Senate committee holds hearing on state of U.S. biodefense, preparedness

Sen. Ron Johnson (R-WI) | Courtesy of the U.S. Senate
The Senate Homeland Security and Governmental Affairs Committee held a hearing late last week to examine the current state of U.S. biological defense measures, including preparedness in the event of a biological attack.

The committee's chairman, Ron Johnson (R-WI), delivered the opening statement and listed specific biological agents considered to be threats to national security, including  anthrax, tularemia and plague.

A major focus of the committee was a report from the Blue Ribbon Panel on Biodefense, co-chaired by former Sen. Joseph Lieberman (D-CT) and former Pennsylvania Gov. Tom Ridge, both of whom testified during the hearing. Their report contains approximately 100 suggestions and other items, including measures that would enhance biodefense accountability and responsibility. The report also details pieces of legislation, treaties and federal appointees that have scope and responsibility associated with biodefense in some capacity.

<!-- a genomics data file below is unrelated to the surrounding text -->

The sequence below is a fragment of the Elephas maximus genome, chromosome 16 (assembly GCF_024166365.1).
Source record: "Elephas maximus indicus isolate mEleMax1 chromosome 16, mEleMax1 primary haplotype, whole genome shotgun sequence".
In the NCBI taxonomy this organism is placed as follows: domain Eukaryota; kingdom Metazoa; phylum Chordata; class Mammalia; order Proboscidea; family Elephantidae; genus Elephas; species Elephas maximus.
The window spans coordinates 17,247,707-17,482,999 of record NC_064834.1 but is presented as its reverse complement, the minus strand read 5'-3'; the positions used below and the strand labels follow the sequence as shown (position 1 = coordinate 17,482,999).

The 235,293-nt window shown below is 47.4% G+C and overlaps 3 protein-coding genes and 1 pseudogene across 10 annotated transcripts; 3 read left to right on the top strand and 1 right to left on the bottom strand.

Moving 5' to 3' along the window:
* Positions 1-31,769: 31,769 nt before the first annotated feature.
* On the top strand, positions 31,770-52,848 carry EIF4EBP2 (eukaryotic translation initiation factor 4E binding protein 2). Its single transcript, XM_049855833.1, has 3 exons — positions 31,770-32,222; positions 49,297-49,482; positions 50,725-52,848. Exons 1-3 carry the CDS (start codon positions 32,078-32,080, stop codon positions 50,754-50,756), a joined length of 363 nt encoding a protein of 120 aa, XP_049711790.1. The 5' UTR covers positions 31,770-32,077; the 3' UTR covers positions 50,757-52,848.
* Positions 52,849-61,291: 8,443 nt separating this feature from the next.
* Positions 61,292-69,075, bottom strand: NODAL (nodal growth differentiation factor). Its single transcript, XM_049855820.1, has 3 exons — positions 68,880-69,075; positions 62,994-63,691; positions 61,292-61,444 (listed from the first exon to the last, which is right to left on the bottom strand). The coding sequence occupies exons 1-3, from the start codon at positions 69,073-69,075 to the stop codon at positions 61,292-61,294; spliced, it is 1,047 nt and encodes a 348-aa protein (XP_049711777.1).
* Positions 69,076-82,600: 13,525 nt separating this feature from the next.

“The bottom line of this report is we’re better defended than we were in 2001 after the anthrax attacks, but really, the state of our biodefense is inadequate,” Lieberman said. “We’re unprepared for the very real biological threats we face, both from terrorists and from naturally emerging contagious diseases.”

Lieberman and Ridge also called for empowering the vice president with authority over U.S. biodefense. Currently, no office or position can be held accountable for such defense functions.


Organizations in this story

United States Senate Committee on Homeland Security and Governmental Affairs 340 Dirksen Senate Office Building Washington, DC 20510

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